The new Handel Music Hall in the Le Moyne Building (formerly Western News Company) on Randolph street was happily dedicated last evening with a recital under the auspices of the American Conservatory of Music. The hall is located on the second floor, but easy of access via elevators, a large east-tread stairway leading from the ornate front, and several side stairways. Its high ceiling is supported by Corinthian pillars and the prevailing color of decorations is gray touched with tracery gold. The seats (there are 520 chairs) are arranged in amphitheater form, so that the lines of eight are good from all parts of the house. The ventilating facilities are excellent and the acoustics are particularly commendable. At the north end of the hall is a gallery that can by an ingenious device be shut off from the main hall and serve as a roomy parlor for receptions. It is handsomely carpeted and finely furnished, and in all points the hall is well devised to serve a varied purpose for convenience and usefulness. The following programme was well presented and won the approval of a lrge audience:
Bach, fanatsie, C minor;
Haydn, variations in F minor;
Howard Brockway, Ballads in F major, op. 10 (new);
Eugen d’Albert, gravotte from op. 1;
Mr. Allen H. Spencer, Kjeruif, “The Princess.”
Marchot, “If You Have Nothing to Tell Me,” Mme. Ragne Linne.
Schuett, etude “Mignonne:”
Mrs. H. A. Beach, minuet, Italian;
E. A. McDowell, etude op. 46, No. 8;
Mr. Spewncer, Gounod aria, “How Regal in His Low Estate” (Wueen of Sheba);
Mme. Linne, Raff, “La Fileuse;”
Van Westerhout, “Momento Capriccios;”
Mr. Spencer, Petzel, “New Hopes;”
McDowell, “Thy Beaming Eyes;”
Mme. Linne, Liszt, “Liebestraum,” etude in D flat, “Campanella;” Mr. Spencer.
Chicago Tribune, January 5, 1913
On May 1 Marshall Field & Co. will start raising the Trude building on the southwest corner of Wabash avenue and Randolph street, and the Le Moyne building , adjoining the Trude structure on the west, preparatory to the erection in their places of a thirteen story fireproof mercantile building. It will be similar in architectural style to the other buildings of Field & Co. in that block, and will mark the completion of the work of improving the entire block.
BLOCK BOUNDED BY STATE, RANDOLPH, AND WASHINGTON STREETS AND WABASH AVENUE.
Illustration from Chicago Tribune, July 19, 1891
The Inter Ocean, October 24, 1911
Eight days after being paroled from the federal prison at Leavenworth, where he served eighteen months of a five year’s sentence for wrecking three Chicago banks, John R. Walsh, one time millionaire and railroads magnate, died at his home, 2133 Calumet avenue.
Death came at 9:30 o’clock yesterday morning, and according to his physicians is attributed to heart disease, brought to a climax by the reaction of freedom from a prison cell.
Orville E. Babcock, son-in-law of Walsh, made a sensational and bitter statement last night, in which he placed the blame of the aged banker’s death on President Taft and Attorney General Wickersham on account of the delay in granting him a parole.
Released Oct. 14.
Released from Leavenworth prison Oct. 14, accompanied by his son, Richard W. Walsh, arrived in Chicago Sunday morning, Oct. 15. Walsh smiled ascquiescence in the statement of his son as they left the prison that “father is feeling fine.” But when the two reached Chicago the aged ex-banker was visibly weak and had to be assisted in and out of a waiting automobile by his son. When the Walsh home was reached the veteran financial fighter was almost carried into the house, but then next day, after a good night’s rest, the family had difficulty i restraining Mr. Walsh from going to his office and starting the battle to recuperate the fortune he had lost.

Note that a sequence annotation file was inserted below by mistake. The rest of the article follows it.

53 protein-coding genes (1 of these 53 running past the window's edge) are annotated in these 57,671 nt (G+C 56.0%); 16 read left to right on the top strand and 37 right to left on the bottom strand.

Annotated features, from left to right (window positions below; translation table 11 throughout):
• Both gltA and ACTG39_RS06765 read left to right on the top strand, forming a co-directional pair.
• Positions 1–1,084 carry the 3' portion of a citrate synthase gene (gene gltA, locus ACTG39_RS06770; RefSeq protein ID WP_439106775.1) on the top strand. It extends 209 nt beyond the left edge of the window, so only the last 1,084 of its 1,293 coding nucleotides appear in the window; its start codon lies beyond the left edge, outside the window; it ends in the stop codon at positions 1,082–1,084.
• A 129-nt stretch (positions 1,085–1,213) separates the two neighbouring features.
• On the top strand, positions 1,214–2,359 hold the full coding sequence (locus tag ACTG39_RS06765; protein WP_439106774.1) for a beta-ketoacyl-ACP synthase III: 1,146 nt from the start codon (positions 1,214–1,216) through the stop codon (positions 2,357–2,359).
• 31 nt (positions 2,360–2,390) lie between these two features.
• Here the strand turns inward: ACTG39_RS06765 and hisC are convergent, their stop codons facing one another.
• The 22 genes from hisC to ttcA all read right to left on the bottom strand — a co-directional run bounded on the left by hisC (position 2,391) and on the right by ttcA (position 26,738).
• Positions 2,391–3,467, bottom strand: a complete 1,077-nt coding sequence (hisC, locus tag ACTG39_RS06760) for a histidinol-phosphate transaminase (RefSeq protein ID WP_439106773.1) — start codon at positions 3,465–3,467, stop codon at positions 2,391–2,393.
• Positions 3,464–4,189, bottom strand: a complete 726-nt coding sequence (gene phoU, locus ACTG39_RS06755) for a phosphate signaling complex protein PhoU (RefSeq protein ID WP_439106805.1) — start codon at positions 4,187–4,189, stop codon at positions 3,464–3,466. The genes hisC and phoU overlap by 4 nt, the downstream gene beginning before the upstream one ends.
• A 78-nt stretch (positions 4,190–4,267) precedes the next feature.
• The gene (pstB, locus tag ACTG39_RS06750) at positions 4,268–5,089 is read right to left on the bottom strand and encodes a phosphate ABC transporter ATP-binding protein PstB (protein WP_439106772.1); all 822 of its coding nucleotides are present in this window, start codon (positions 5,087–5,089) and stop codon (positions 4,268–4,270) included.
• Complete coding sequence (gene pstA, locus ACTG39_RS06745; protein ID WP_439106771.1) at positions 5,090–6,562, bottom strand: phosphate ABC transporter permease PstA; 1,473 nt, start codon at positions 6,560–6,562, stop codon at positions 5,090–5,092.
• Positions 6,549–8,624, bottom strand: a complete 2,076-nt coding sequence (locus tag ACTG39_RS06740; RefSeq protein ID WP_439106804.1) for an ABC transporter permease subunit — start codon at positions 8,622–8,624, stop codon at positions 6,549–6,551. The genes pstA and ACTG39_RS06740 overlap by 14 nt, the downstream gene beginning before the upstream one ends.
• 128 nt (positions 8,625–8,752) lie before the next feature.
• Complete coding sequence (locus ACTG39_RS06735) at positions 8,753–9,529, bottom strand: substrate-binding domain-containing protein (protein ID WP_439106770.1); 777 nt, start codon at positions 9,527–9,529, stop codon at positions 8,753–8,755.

Mr. Walsh fought against the restraint, and as he fought his strength waned and last Thursday he partly acknowledged his feebleness when he consented to take to his bed. This action of aged ex-banker marked the beginning of his end—it brought the curtain finally down upon a tragedy in real life, sympathetic ending of a career seldom if ever equaled in truth or fiction.
Mr. Walsh dies, however, as he had expressed a wish to die, surrounded by his family. When his condition grew worse the family physician was called in and remained at the bedside until Mr. Walsh had passed into his long sleep. At the bedside were the widow, the three daughters, Mrs. L. Baldwin, Mrs. Orville Babcock, and Miss Mary Walsh, and the two sons, Richard W. and John W. Walsh.
To Hold Funeral Tomorrow.
It was announced last night that the funeral would be held tomorrow, the burial to be in Oakwoods cemetery. The active pallbearers probably will be some of his former employes.
When Mr. Walsh’s condition began to grow worse Dr. Joseph H. Low, who had been in constant attendance since Thursday, called into consultation Dr. Frank A. Billings and Dr. Joseph A. Capps. It was decided that the conditions of Mr. Walsh’s heart was such that little hope could be held out for recovery.
“His pulse went down to 6, the lowest I have ever seen a patient have and still live,” said Dr. Billings yesterday. “It was his great constitution and fight for life that was responsible for this unusual condition.”
“Mr. Walsh was in good health prior to his conviction,” said Dr. Low. “The shock of his conviction brought on heart disease and he had been a sufferer from that disease ever since. The strain during the long trial had affected, but the conviction broke down his health.
“He was a very ill man at the time he was committed to the prison, but no one, it seemed, would realize it. Mr. Walsh’s health was so poor following his conviction that I entertained doubt that he would ever reach prison. His confinement greatly aggravated his condition, and he he was all broken up when he returned home. He never complained of the heart attacks until after his conviction, which, I believe, was the direct cause of his end. The shock was too great, I believe.”
End Came Peacefully.
Mr. Babcock, who acted as spokesman at the Walsh home said:
The end came very peacefully. Mr. Walsh’s health had been poor for some time, but his condition was not deemed critical. About noon yesterday Mr. Walsh was seized by a sinking spell. Medical attention was immediately summoned and efforts to revive Mr. Walsh continued all night. From the time the sinking spell overcame Mr. Walsh he never regained consciousness.